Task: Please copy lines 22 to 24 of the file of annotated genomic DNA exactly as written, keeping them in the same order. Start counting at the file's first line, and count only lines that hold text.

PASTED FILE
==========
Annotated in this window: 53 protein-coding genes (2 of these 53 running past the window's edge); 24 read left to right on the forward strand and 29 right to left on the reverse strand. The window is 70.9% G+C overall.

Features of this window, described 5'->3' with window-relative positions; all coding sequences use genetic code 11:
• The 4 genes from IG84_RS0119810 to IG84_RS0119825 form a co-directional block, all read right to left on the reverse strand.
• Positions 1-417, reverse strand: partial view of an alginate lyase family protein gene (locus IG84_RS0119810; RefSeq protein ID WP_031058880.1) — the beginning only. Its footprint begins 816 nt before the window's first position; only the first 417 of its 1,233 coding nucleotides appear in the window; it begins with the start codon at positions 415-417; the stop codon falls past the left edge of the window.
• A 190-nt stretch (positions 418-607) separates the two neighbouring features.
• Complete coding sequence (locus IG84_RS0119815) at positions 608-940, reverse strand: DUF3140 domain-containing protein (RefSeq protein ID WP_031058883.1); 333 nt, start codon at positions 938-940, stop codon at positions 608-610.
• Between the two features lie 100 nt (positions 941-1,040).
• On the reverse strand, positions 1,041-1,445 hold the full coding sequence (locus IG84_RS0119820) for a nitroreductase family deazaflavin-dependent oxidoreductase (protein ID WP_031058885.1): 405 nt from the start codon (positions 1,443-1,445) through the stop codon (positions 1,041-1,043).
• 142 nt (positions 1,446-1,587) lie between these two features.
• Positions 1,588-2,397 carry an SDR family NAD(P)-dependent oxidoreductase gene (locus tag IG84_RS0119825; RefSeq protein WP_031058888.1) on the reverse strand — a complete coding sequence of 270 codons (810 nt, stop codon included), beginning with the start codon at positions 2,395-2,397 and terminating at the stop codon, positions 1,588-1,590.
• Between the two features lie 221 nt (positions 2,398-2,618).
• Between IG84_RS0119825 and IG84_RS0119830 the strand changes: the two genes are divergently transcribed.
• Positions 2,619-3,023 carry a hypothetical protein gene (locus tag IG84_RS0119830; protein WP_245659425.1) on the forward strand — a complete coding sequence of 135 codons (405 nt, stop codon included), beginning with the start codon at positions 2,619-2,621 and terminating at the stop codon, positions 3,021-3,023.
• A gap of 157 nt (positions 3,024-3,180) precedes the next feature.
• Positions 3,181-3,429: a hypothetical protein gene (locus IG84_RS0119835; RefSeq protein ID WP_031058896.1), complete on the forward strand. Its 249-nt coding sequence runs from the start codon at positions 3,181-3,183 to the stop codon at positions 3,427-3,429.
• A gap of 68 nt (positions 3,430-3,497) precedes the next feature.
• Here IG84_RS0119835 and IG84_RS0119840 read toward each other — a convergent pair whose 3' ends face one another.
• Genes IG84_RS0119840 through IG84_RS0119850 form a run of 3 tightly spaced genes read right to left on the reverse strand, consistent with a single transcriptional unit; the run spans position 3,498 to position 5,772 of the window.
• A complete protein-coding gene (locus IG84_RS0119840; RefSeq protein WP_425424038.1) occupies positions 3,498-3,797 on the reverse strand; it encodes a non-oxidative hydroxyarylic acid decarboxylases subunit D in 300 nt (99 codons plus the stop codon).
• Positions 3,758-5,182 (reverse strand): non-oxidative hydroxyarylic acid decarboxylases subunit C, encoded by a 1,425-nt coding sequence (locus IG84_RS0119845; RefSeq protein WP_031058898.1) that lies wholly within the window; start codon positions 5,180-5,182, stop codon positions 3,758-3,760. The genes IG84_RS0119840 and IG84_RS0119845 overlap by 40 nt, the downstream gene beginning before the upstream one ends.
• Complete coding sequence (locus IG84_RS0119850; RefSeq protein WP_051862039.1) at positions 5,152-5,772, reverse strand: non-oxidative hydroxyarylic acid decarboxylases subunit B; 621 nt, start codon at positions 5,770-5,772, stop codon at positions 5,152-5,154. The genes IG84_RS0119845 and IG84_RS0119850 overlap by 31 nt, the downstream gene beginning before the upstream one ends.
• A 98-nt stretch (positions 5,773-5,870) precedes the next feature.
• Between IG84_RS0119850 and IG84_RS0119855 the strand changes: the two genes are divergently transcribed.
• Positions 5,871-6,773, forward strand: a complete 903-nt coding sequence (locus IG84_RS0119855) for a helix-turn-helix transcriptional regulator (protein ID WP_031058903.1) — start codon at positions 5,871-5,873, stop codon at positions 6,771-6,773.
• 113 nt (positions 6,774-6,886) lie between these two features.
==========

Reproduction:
• A 98-nt stretch (positions 5,773-5,870) precedes the next feature.
• Between IG84_RS0119850 and IG84_RS0119855 the strand changes: the two genes are divergently transcribed.
• Positions 5,871-6,773, forward strand: a complete 903-nt coding sequence (locus IG84_RS0119855) for a helix-turn-helix transcriptional regulator (protein ID WP_031058903.1) — start codon at positions 5,871-5,873, stop codon at positions 6,771-6,773.